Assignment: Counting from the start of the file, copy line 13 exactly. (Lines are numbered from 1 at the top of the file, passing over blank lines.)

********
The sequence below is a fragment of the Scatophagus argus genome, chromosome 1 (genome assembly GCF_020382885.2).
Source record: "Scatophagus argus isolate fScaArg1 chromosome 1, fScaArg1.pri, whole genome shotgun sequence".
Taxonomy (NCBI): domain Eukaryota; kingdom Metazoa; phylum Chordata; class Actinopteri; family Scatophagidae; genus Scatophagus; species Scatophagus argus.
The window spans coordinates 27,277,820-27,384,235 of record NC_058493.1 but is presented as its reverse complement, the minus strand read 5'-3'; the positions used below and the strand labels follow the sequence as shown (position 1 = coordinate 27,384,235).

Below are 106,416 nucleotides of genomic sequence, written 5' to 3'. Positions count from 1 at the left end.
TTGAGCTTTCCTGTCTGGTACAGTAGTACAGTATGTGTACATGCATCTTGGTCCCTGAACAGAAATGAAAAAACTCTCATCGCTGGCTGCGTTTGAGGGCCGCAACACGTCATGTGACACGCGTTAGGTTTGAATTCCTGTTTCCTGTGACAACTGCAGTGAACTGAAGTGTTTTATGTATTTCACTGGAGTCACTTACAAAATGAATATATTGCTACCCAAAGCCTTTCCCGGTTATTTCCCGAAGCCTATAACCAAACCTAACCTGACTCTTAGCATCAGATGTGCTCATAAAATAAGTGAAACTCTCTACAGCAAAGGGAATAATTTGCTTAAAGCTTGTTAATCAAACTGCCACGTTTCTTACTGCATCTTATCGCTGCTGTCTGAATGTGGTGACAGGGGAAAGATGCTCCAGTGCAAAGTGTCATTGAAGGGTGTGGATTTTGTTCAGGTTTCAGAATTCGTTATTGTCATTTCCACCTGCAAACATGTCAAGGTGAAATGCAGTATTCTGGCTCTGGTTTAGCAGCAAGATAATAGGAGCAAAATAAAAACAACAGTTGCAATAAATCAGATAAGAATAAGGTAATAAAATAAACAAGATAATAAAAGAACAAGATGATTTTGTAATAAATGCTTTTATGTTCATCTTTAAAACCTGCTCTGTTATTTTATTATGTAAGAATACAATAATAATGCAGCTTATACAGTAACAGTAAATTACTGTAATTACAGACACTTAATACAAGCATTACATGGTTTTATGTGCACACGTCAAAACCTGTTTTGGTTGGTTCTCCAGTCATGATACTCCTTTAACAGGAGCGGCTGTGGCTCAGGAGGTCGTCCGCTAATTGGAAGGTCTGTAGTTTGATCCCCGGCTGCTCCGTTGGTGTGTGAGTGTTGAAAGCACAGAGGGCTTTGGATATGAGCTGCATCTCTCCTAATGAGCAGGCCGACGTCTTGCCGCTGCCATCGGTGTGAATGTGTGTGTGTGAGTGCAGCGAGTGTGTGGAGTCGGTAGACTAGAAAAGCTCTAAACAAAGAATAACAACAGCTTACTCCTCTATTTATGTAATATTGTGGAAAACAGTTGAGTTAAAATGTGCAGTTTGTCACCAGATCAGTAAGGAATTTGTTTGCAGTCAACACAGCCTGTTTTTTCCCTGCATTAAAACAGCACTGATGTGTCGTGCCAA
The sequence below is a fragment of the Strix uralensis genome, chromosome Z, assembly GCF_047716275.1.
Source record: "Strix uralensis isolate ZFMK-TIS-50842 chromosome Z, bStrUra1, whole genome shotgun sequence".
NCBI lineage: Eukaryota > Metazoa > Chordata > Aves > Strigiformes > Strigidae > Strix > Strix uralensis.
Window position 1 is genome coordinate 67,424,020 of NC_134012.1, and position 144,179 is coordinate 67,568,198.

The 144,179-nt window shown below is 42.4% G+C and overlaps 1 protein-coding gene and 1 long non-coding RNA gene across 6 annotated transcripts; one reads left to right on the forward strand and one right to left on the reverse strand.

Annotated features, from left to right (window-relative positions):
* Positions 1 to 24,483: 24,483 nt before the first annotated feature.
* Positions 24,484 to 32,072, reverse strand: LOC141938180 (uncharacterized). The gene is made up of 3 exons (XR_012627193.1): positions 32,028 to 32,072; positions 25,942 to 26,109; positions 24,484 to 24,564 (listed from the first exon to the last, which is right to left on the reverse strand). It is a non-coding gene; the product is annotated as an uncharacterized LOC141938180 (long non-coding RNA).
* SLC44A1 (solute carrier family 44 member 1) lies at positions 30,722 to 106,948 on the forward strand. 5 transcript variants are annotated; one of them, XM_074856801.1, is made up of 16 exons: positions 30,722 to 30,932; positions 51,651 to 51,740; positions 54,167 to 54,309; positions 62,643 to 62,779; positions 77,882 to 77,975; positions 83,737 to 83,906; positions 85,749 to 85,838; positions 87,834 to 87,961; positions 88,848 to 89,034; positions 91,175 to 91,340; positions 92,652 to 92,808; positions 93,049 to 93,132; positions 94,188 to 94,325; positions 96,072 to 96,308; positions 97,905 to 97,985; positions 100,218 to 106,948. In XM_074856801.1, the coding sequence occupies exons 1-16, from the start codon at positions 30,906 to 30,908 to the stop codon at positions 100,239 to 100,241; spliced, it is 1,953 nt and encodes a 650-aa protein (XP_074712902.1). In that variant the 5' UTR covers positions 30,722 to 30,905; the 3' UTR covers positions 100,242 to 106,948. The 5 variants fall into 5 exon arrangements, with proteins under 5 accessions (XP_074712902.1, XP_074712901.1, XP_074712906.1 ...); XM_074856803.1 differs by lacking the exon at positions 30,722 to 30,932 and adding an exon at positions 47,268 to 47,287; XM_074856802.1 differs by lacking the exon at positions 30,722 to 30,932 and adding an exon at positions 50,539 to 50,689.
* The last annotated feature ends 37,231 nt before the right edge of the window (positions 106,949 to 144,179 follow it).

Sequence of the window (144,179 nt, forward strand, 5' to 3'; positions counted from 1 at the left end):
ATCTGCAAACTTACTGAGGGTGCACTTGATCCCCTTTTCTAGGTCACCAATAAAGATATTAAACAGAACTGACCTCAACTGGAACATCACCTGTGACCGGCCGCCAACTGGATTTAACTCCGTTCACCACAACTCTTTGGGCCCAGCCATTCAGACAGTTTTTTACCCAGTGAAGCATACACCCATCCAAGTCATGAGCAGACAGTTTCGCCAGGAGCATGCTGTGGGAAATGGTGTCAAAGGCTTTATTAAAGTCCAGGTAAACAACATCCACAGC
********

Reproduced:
* Positions 1 to 24,483: 24,483 nt before the first annotated feature.